Abstract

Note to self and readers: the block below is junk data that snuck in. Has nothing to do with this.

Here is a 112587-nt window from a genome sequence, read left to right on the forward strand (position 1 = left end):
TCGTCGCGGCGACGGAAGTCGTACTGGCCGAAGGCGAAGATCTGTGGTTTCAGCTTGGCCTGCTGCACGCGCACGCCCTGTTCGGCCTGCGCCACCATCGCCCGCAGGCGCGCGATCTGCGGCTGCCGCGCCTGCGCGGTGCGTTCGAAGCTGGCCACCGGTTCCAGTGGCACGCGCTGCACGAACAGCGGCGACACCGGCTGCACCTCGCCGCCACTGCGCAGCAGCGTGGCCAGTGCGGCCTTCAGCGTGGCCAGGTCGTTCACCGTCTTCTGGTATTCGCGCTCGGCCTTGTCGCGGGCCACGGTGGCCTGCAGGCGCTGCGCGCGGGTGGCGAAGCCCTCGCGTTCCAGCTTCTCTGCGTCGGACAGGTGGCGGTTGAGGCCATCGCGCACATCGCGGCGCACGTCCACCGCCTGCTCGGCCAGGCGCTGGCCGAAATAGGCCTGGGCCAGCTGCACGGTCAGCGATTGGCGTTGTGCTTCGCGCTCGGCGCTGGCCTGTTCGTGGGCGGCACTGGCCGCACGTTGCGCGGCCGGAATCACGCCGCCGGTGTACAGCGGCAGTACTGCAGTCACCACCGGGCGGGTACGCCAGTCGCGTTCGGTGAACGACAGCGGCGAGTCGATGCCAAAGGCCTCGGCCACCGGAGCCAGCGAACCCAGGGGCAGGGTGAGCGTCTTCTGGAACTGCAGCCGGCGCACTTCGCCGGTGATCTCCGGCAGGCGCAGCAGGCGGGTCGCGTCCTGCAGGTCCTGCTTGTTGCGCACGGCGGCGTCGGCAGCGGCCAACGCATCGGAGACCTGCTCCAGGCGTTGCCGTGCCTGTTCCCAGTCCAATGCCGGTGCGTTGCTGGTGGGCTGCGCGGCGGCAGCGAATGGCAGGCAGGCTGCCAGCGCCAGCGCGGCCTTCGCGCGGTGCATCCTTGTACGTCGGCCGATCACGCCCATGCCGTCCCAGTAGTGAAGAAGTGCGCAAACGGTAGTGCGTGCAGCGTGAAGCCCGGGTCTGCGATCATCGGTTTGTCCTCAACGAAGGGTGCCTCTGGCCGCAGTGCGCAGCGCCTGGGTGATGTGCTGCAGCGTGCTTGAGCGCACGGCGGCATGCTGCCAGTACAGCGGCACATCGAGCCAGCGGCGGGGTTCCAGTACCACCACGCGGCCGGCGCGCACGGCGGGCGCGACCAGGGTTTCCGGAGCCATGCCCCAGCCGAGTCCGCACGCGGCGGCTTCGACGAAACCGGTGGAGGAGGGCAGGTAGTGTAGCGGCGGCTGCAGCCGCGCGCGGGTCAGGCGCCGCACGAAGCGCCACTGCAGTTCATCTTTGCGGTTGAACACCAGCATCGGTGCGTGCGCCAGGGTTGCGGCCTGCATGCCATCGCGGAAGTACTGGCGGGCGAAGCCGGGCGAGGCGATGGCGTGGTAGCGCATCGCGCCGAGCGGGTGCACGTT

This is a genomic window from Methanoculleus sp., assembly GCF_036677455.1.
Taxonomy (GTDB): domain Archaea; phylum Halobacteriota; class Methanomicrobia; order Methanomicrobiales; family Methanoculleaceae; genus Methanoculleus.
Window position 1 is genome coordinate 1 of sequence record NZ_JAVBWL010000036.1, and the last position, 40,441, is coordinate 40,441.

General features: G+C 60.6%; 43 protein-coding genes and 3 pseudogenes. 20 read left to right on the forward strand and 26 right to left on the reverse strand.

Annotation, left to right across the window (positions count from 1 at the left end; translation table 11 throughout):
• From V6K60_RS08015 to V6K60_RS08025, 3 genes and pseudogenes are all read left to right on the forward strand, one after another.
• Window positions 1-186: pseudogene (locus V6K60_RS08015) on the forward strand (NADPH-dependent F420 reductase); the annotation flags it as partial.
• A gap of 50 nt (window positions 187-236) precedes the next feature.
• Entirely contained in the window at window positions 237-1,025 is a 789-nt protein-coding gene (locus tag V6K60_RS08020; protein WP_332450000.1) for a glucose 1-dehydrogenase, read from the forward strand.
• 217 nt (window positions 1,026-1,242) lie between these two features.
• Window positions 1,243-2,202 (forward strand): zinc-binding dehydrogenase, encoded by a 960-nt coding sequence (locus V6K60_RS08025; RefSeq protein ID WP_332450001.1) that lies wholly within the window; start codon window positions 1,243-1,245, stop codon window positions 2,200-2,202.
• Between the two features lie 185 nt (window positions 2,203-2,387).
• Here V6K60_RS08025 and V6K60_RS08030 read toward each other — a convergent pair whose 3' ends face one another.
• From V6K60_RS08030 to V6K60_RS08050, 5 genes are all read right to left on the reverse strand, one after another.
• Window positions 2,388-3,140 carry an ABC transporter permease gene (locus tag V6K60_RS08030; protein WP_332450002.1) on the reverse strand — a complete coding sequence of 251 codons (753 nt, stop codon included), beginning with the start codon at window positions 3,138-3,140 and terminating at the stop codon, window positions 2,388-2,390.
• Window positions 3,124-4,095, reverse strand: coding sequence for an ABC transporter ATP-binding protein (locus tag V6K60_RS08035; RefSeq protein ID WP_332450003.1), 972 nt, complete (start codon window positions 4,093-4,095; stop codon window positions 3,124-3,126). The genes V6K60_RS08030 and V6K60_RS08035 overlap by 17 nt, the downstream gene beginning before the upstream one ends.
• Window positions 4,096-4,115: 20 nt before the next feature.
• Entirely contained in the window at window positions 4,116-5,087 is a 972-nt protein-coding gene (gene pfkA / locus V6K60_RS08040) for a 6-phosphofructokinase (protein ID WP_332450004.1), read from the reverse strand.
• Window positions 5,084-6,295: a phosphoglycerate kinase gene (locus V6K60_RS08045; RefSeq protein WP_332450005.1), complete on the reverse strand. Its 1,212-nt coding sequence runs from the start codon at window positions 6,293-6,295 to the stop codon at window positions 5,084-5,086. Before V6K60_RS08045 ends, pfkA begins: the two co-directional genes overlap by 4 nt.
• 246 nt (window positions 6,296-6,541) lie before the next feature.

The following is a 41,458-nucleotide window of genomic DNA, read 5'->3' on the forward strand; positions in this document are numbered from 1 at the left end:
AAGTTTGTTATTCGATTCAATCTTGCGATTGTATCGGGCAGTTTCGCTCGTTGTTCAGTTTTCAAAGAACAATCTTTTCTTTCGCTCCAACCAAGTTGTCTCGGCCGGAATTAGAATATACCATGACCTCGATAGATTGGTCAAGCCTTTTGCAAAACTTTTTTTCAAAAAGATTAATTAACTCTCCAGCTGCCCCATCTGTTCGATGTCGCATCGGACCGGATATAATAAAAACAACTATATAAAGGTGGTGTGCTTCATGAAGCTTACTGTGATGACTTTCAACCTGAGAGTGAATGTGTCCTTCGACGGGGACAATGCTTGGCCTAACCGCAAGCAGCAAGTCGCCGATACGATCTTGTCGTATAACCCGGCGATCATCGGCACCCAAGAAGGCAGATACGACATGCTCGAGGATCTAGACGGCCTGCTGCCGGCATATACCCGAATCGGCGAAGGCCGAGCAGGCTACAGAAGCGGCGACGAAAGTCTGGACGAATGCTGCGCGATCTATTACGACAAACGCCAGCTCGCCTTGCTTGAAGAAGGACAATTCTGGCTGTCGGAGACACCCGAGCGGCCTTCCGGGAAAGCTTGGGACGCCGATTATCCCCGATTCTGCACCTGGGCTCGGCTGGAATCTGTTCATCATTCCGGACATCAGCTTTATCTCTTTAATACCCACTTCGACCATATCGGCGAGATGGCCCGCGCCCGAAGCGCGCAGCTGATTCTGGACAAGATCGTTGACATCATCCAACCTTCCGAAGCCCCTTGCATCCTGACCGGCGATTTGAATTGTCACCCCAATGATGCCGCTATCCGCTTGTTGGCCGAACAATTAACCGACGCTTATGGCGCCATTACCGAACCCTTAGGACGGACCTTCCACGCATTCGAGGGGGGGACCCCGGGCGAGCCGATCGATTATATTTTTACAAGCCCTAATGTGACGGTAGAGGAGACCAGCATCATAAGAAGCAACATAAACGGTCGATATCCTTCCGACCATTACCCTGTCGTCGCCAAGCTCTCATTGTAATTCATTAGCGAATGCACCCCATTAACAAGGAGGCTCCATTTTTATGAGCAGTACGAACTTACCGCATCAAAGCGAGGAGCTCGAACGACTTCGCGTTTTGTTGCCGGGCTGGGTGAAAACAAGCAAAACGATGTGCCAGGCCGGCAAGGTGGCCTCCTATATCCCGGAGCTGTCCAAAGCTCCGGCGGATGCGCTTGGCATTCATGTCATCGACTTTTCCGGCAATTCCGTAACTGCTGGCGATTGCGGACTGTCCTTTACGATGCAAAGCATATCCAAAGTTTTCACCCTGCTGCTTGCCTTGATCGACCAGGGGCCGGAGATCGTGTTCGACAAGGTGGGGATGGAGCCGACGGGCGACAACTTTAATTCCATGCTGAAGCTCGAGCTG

Melting by impact heating is thought to have been a significant process in the modification of early planetary crusts; however, crustally derived melt bodies in ancient terrestrial crust are frequently presumed to be absent due to erosion. Here we demonstrate that in the central basement uplift of the 2.020 Ga Vredefort impact basin (South Africa), components of mafic impact melt have survived amid Archean gneiss as decimeter-scale dikes and lenses of variably foliated gabbronorite. Zircon microstructural, trace element, and isotopic analyses (U-Pb, Lu-Hf) of the gabbronorite reveal a dominant population of 2.02 Ga unshocked igneous zircon with apparent Ti-in-zircon temperatures of 800–900 °C, similar to those from the mafic sublayer of the Sudbury impact melt sheet. Highly negative subchondritic εHf values of −1.4 ± 1.1 to −7.9 ± 1.4 are consistent with a depleted mantle model age of ca. 3 Ga and gabbronorite derivation from the once superjacent Witwatersrand basin lithologies. The recrystallized igneous mineral textures and Archean felsic gneiss inclusions in the gabbronorite are attributable to the effects of emplacement and crater modification following ∼20 km elevation of the central uplift. Long mistaken as preimpact basement, the setting and characteristics of the Vredefort gabbronorite may provide new benchmarks in the search for remnants of large cratering events and melt residua on Earth’s cratons.

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